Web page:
Did your Mac’s Ethernet port mysteriously stop working recently? If so, you could have fallen afoul of a nasty bug that was introduced in a recent OS X security update. Here’s how to fix it.
Earlier today, we heard some disappointing news: The 4-inch iPhone SE probably won’t come with 3D Touch, Apple’s new force-sensitive touchscreen technology. Now, a leaked screen assembly purported to be of the iPhone SE seems to confirm that report as being true. Bummer!
Over the years, Apple concept designer Sam Beckett has made some killer videos, exploring possible ways Cupertino could revamp Notification Center. His latest concept again tackles Notification Center, but this time imagines how 3D Touch could make it better in iOS 10. I’m sold.
Some reports have suggested that when the 4-inch iPhone SE arrives next month, it’s updates over the iPhone 5s will top out with the addition of an A9 chip and NFC for Apple Pay. But reputable KGI Securities analyst Ming Chi Kuo says shutterbugs have something to look forward to, too: a sick 12MP camera.
Do you know FaceSwap Live? It’s this wonderfully grotesque app created by Laan Labs that lets you switch faces with anyone using your iPhone camera.
There’s all sorts of awesomely surreal uses for the app, but I don’t know a better one than what Rhett LeCompte did: He used FaceSwap Live to sing every single part in the 1985 supergroup classic, “We Are the World.”
Wonder what Siri for Mac will be like? To find out, you’ll have to wait for OS X 10.12, code named Fiji, to land later this year. But here’s the next best thing: a concept video that makes us want Siri on the Mac right this second.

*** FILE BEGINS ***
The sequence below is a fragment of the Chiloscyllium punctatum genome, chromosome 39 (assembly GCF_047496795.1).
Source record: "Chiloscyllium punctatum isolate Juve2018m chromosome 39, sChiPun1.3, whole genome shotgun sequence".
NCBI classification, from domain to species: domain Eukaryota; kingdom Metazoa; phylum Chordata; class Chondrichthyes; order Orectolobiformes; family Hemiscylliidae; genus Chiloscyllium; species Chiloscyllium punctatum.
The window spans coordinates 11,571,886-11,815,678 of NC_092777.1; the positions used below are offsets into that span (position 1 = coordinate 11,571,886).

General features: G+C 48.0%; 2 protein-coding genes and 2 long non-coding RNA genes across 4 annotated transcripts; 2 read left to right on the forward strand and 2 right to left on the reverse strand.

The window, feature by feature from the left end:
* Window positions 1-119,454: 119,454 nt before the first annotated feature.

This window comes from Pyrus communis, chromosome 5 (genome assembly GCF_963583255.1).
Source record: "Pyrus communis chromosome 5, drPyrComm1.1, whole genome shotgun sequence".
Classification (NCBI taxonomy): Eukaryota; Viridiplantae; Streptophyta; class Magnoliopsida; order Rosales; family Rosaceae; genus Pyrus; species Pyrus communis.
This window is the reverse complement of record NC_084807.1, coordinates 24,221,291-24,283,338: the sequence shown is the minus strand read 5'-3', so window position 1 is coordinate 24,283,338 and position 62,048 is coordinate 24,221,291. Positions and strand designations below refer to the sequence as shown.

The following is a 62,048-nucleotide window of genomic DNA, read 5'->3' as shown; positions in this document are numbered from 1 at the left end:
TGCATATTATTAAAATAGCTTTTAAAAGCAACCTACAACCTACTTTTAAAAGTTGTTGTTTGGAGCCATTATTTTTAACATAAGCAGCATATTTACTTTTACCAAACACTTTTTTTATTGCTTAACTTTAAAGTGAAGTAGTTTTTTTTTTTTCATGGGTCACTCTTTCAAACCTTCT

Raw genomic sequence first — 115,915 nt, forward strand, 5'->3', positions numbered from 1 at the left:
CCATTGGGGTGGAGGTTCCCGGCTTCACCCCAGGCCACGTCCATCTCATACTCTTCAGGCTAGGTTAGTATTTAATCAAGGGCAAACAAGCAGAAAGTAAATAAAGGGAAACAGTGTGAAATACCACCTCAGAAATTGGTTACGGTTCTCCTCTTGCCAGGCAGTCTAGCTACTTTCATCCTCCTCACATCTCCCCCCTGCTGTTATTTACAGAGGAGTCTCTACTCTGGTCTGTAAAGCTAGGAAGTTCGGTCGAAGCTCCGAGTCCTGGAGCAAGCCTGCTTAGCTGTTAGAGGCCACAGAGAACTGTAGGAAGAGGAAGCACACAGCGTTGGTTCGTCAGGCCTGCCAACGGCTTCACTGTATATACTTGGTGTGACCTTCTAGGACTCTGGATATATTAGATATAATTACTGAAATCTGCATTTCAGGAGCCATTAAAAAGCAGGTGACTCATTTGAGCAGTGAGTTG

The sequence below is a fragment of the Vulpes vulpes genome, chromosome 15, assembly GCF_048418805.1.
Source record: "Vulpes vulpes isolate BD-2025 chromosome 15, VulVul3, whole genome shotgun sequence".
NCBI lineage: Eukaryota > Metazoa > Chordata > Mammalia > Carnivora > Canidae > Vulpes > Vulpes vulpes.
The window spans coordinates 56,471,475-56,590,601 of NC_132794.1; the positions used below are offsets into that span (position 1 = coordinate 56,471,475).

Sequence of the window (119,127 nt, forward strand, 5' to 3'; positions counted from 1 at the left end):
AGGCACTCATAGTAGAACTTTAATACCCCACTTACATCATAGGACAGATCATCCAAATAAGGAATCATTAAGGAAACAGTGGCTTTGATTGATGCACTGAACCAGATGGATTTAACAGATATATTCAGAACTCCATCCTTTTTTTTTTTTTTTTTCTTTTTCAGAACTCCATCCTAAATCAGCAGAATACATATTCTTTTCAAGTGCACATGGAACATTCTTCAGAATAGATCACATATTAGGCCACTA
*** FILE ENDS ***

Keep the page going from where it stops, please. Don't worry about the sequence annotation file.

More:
Here’s a surprising fact: By default, OS X only checks for software updates once a week. That’s shockingly infrequent, considering the fact that iOS and Windows both check for critical updates every day.
If you’d like your Mac to keep more on top of things, there’s an easy way to tell it to check for software updates more frequently.
If you want a Mac that looks like the trashcan Mac Pro, but don’t actually want to spend the several thousand dollars it costs to buy a Mac Pro, the Dune Case might be for you: it’s a Mac Pro-inspired PC case for any hackintosh you care to throw into it.
The cheapest iPad costs $269. The most expensive iPad costs $1,079. And they’re all basically wafers of easily-damaged silicon, sandwiched between even more easily shattered glass.
The point? You don’t want to drop an iPad, let alone three of them. Yet that’s just what Olga Kay risked, trying to answer one timeless question: can you juggle iPads?